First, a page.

Intermittent safety efforts are generally ineffective. It is necessary to maintain an almost continual program of keeping personnel alert of safety practices.

Willie Hammer, Occupational Safety Management and Engineering

The most popular luxury branded merchandise categories according to Incentive Magazine’s third annual Luxury Brands survey of incentive planners: Electronics 53.2%, Crystal 44.5%, Watches 43.6%, Leather Goods 40.9%, Food and Beverage 37.7%, Cameras 36.8%, Jewelry 32.3, Luggage 31.4%, Clocks 27.3%

Source: “Incentive Magazine”, December 2006, Luxury Brands survey of 220 respondents

According to Incentive Magazine’s third annual Luxury Brands survey, 64.1% of respondents reported using luxury items in recognition programs and 63.6% in sales incentive programs.

Source: “Incentive Magazine”, December 2006, Luxury Brands survey of 220 respondents

A recent Watson Wyatt Worldwide study found a strong correlation between internal communications and employee retention and engagement levels.

Source: Watson Wyatt’s 2005/2006 Communication ROI Study

A recent survey found that more than half of the respondents agree that employees tend to look at cash bonuses as something they are due, rather than as an award for meeting or exceeding goals. According to four out of five respondents travel and merchandise awards are also remembered longer than cash awards.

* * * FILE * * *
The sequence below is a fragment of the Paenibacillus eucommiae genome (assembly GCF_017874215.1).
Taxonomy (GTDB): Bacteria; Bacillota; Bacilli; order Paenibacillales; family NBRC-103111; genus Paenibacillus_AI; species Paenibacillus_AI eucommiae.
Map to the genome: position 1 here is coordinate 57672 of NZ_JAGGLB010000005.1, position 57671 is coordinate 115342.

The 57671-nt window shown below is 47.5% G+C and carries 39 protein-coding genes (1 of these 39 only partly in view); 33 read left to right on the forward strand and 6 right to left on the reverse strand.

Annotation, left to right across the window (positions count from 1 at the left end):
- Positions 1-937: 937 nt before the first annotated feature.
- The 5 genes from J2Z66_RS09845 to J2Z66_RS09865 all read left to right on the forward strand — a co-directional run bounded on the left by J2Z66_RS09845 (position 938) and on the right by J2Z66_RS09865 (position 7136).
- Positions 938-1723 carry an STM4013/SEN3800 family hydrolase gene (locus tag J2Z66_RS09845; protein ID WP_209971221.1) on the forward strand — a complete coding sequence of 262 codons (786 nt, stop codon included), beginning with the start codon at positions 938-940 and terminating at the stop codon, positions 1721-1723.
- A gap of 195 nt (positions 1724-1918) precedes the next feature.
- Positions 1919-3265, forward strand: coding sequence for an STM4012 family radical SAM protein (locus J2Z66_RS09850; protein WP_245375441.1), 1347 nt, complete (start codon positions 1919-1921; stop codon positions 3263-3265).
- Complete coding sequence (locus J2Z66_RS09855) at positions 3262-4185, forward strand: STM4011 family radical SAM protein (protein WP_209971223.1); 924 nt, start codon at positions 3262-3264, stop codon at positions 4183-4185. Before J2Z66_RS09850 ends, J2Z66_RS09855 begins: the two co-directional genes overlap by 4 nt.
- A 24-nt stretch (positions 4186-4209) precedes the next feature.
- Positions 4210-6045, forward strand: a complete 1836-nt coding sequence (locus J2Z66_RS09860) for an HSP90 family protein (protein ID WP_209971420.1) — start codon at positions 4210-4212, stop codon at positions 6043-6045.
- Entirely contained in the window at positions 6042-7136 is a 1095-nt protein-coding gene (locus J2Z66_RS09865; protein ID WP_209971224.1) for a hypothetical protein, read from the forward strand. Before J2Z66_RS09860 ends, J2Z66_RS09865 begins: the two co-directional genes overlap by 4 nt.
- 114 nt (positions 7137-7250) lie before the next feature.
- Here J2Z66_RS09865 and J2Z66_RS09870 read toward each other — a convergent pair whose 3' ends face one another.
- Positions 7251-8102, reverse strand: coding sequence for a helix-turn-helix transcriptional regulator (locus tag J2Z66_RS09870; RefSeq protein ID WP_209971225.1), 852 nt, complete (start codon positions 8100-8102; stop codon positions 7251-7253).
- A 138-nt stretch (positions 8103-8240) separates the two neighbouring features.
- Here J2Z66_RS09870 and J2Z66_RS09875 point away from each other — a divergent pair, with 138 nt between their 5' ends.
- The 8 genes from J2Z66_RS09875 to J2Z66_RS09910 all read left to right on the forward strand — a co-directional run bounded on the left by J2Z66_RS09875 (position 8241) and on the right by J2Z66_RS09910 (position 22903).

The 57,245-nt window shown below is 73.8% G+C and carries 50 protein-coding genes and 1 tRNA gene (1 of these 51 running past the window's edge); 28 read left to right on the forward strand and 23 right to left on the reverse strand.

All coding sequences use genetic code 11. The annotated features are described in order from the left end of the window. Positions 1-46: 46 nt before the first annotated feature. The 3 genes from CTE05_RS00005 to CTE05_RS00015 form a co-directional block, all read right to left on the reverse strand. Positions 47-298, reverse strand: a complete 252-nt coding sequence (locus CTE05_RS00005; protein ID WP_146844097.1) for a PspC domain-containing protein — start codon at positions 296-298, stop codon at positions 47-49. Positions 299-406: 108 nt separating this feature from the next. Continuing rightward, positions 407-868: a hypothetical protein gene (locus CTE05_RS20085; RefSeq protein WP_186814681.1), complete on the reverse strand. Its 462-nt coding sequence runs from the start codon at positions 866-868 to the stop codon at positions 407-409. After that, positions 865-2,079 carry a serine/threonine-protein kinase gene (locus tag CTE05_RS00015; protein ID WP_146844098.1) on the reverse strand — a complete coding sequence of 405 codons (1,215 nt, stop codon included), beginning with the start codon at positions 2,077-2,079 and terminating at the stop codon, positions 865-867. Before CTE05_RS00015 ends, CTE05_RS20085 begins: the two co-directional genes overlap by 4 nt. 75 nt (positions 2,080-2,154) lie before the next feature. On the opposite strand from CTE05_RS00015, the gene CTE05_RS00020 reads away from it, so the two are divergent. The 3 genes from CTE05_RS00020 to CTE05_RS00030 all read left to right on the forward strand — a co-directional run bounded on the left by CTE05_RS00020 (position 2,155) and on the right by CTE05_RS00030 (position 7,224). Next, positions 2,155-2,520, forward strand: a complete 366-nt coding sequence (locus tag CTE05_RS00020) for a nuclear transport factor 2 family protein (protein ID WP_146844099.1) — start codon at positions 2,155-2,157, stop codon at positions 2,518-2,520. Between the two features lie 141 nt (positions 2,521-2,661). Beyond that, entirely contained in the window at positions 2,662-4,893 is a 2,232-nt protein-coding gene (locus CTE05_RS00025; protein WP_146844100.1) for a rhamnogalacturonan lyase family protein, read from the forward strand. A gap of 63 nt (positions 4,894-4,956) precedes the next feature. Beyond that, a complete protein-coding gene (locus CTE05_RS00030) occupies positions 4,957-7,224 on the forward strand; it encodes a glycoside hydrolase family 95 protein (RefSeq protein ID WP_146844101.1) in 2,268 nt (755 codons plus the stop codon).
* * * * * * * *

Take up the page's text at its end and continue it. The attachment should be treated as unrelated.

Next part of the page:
Source: The 2005 Incentive Federation Survey of Motivation and Incentive Applicants

A study produced by The Society of Incentive & Travel Executives (SITE) Foundation found that 92% of workers surveyed indicated that they achieved their goals because of incentives.

Source: The Society of Incentive & Travel Executives (SITE) Foundation

After safety fundamentals are in place, such as a formal safety process, management safety accountability, inspections, etc., safety awareness is key. Safety awareness is like the oil in a car: It makes the parts continue to function at a high level.

Source: Matt Forck, Occupational Health and Safety,The Untapped Secret of Selling Safety, July 2008

According to a new survey by WorldatWork and the National Association for Employee Recognition, businesses are expanding their recognition programs and starting new ones with more frequency than ever before. While the majority of past awards have been given for length of service or performance, companies are adding new awards for safety, ideas, team building and efficiency.